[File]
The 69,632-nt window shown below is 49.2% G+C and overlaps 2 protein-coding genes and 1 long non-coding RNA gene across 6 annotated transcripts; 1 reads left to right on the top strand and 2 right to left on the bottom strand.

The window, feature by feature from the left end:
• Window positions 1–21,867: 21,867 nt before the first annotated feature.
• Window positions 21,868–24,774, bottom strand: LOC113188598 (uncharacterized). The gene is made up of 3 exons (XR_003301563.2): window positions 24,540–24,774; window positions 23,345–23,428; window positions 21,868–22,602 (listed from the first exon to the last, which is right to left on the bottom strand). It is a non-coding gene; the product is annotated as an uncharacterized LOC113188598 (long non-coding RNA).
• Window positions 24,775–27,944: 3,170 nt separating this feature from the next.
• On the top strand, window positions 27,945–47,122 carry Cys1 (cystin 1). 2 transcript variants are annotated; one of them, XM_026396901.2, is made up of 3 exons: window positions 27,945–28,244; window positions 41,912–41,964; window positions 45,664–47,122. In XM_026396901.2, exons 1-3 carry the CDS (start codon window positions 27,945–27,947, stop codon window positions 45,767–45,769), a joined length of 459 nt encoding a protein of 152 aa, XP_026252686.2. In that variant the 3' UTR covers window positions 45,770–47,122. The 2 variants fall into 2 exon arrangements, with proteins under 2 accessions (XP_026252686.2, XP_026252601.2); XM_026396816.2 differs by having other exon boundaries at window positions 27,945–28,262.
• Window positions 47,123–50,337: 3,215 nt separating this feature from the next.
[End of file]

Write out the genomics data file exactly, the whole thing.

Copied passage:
The 69,632-nt window shown below is 49.2% G+C and overlaps 2 protein-coding genes and 1 long non-coding RNA gene across 6 annotated transcripts; 1 reads left to right on the top strand and 2 right to left on the bottom strand.

The window, feature by feature from the left end:
• Window positions 1–21,867: 21,867 nt before the first annotated feature.
• Window positions 21,868–24,774, bottom strand: LOC113188598 (uncharacterized). The gene is made up of 3 exons (XR_003301563.2): window positions 24,540–24,774; window positions 23,345–23,428; window positions 21,868–22,602 (listed from the first exon to the last, which is right to left on the bottom strand). It is a non-coding gene; the product is annotated as an uncharacterized LOC113188598 (long non-coding RNA).
• Window positions 24,775–27,944: 3,170 nt separating this feature from the next.
• On the top strand, window positions 27,945–47,122 carry Cys1 (cystin 1). 2 transcript variants are annotated; one of them, XM_026396901.2, is made up of 3 exons: window positions 27,945–28,244; window positions 41,912–41,964; window positions 45,664–47,122. In XM_026396901.2, exons 1-3 carry the CDS (start codon window positions 27,945–27,947, stop codon window positions 45,767–45,769), a joined length of 459 nt encoding a protein of 152 aa, XP_026252686.2. In that variant the 3' UTR covers window positions 45,770–47,122. The 2 variants fall into 2 exon arrangements, with proteins under 2 accessions (XP_026252686.2, XP_026252601.2); XM_026396816.2 differs by having other exon boundaries at window positions 27,945–28,262.
• Window positions 47,123–50,337: 3,215 nt separating this feature from the next.